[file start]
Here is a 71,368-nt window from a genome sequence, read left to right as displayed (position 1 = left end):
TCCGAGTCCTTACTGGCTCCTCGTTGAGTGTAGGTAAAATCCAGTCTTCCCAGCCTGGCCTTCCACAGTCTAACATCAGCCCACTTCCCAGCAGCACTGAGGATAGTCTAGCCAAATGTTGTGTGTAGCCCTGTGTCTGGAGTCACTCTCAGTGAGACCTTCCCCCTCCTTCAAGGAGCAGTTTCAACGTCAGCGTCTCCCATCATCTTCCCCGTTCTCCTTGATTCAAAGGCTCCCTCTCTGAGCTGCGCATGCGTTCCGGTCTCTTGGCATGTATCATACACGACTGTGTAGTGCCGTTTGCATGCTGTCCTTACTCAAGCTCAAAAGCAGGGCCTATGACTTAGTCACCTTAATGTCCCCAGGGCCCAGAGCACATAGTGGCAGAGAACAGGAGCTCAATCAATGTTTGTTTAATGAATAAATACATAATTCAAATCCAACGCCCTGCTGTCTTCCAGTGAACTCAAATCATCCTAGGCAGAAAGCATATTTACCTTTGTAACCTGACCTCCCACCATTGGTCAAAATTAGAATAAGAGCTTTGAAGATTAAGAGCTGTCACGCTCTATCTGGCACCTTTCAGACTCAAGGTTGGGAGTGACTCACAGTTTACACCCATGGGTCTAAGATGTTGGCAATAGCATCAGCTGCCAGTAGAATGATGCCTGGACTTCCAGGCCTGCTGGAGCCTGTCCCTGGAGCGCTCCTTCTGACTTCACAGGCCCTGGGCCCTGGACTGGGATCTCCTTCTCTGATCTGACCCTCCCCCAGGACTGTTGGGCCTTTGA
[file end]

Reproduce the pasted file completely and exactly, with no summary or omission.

Here is a 71,368-nt window from a genome sequence, read left to right as displayed (position 1 = left end):
TCCGAGTCCTTACTGGCTCCTCGTTGAGTGTAGGTAAAATCCAGTCTTCCCAGCCTGGCCTTCCACAGTCTAACATCAGCCCACTTCCCAGCAGCACTGAGGATAGTCTAGCCAAATGTTGTGTGTAGCCCTGTGTCTGGAGTCACTCTCAGTGAGACCTTCCCCCTCCTTCAAGGAGCAGTTTCAACGTCAGCGTCTCCCATCATCTTCCCCGTTCTCCTTGATTCAAAGGCTCCCTCTCTGAGCTGCGCATGCGTTCCGGTCTCTTGGCATGTATCATACACGACTGTGTAGTGCCGTTTGCATGCTGTCCTTACTCAAGCTCAAAAGCAGGGCCTATGACTTAGTCACCTTAATGTCCCCAGGGCCCAGAGCACATAGTGGCAGAGAACAGGAGCTCAATCAATGTTTGTTTAATGAATAAATACATAATTCAAATCCAACGCCCTGCTGTCTTCCAGTGAACTCAAATCATCCTAGGCAGAAAGCATATTTACCTTTGTAACCTGACCTCCCACCATTGGTCAAAATTAGAATAAGAGCTTTGAAGATTAAGAGCTGTCACGCTCTATCTGGCACCTTTCAGACTCAAGGTTGGGAGTGACTCACAGTTTACACCCATGGGTCTAAGATGTTGGCAATAGCATCAGCTGCCAGTAGAATGATGCCTGGACTTCCAGGCCTGCTGGAGCCTGTCCCTGGAGCGCTCCTTCTGACTTCACAGGCCCTGGGCCCTGGACTGGGATCTCCTTCTCTGATCTGACCCTCCCCCAGGACTGTTGGGCCTTTGA